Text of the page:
Seagate says tape to cloud pricing is ‘confidential’

Seagate’s Lyve Data Services will use per-customer, tape-to-cloud project pricing in its data migration centres but commercial details are opaque.

The company last week announced Lyve Data Services (LDS) in conjunction with Tape Ark, a Perth, Australia tape migration specialist. LDS will use Tape Ark’s software and services to migrate data from off-site tape vaults to the public cloud. Seagate’s two data migration centres, one in Amsterdam, Holland, the other in Oklahoma, will use many Seagate drives in their operations. 

What does this service cost? Seagate is not saying. “Each project is evaluated and priced on specific client needs,” the company told us. “We cannot disclose specifics on the financial aspects of the agreement which remain confidential between Seagate and Tape Ark.”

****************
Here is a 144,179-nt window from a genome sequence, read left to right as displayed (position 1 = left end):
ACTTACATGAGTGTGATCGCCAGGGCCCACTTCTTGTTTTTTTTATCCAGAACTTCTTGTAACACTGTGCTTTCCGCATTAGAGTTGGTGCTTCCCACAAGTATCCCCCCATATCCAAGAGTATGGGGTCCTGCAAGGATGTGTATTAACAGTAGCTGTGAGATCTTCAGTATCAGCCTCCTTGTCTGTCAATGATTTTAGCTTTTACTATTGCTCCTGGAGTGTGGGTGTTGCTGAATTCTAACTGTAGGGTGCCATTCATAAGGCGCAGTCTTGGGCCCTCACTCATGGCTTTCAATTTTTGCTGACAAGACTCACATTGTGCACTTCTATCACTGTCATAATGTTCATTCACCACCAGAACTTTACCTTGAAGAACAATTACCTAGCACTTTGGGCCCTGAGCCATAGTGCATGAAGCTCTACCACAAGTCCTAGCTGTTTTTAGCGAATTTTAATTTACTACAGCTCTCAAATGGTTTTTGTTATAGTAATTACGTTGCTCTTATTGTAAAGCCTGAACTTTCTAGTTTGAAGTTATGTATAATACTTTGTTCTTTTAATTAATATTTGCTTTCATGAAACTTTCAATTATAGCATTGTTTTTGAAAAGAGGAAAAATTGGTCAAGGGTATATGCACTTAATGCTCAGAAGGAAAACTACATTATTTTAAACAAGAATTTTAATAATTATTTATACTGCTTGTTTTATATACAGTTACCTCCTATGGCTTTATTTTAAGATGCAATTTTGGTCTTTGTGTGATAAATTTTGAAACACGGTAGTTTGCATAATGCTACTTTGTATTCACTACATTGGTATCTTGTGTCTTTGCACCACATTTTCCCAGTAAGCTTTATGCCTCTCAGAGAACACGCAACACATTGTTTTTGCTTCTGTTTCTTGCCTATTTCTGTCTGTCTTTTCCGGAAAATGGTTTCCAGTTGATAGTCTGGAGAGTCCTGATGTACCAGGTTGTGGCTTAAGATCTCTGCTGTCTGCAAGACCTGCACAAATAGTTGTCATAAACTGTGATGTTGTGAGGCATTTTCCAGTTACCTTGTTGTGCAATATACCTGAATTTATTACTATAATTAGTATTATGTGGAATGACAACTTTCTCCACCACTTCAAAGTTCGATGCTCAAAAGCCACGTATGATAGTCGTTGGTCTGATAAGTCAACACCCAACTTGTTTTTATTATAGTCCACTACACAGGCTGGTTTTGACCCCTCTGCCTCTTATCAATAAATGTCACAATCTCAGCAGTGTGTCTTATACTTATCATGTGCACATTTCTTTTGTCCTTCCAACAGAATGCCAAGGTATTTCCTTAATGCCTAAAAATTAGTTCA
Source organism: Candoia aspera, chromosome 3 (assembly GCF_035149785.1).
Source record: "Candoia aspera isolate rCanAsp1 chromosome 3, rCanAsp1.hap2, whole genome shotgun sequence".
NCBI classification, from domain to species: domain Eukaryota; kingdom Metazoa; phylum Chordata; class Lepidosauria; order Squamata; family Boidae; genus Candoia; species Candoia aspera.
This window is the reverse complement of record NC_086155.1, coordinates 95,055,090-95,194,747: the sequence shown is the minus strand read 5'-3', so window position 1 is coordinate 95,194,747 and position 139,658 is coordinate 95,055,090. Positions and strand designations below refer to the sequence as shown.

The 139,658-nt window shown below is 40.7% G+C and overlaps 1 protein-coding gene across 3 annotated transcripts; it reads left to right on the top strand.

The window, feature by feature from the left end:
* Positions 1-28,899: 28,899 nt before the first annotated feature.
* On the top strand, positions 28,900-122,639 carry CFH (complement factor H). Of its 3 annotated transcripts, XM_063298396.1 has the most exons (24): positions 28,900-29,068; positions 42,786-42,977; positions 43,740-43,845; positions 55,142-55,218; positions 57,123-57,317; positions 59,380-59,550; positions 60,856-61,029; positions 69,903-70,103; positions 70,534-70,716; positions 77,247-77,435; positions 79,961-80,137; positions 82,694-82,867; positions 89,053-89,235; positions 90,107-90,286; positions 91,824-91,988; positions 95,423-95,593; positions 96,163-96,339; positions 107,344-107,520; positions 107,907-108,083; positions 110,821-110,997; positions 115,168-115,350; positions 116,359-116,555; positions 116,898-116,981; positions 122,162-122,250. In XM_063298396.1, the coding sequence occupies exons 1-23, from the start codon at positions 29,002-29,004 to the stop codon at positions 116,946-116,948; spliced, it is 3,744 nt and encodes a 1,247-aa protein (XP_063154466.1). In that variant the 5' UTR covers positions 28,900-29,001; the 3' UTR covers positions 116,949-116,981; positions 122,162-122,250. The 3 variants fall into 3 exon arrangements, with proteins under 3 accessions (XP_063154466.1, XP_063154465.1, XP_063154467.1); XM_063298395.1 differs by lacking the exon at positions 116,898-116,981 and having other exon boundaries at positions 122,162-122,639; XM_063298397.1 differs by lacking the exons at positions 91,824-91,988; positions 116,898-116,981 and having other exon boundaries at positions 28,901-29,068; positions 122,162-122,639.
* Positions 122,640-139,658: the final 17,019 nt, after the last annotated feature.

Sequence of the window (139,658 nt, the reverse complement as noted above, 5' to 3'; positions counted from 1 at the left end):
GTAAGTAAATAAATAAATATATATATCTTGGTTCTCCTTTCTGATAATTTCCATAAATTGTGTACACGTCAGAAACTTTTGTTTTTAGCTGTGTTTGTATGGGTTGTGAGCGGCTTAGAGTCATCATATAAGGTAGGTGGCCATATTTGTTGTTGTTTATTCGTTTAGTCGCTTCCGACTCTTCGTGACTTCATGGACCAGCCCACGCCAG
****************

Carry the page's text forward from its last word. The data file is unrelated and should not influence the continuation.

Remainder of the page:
In other words, it is old-style pay-what-we-think-you-can-afford pricing.

According to Seagate, a billion tapes are housed offline and moving their data to the public cloud affords easier access, mining and analytics. All well and good but this is small beer to Seagate, an $11bn/year corporation and one of the world’s top two disk drive manufacturers.

What is Seagate’s angle? Here is its answer. “Seagate Lyve Data Services is about helping our customers solve their data challenges. Our newest offering in migration is a continuation of that mission. Together with TapeArk, Seagate will help customers unlock the value of their data by making it more available, secure, and efficient through this service.”

Statement of intent

“Helping our customers solve their data challenges,” is a fine marketing statement – as is enabling customers to “unlock the value of their data.” But they tell us little.

Google teamed with Iron Mountain in April 2016 for an LTO tape to Google Cloud migration in April 2016. Two years on, we have no inkling of how much business this is doing. Perhaps Seagate knows better?

We can assume that Seagate detects strong demand to move tapes out of the likes of Iron Mountain and pour their data into the welcoming embrace of AWS, Azure and Google.

Lyve Data Services will then become a massive data migration on-ramp to the public cloud, where the data could well be stored on tape again.


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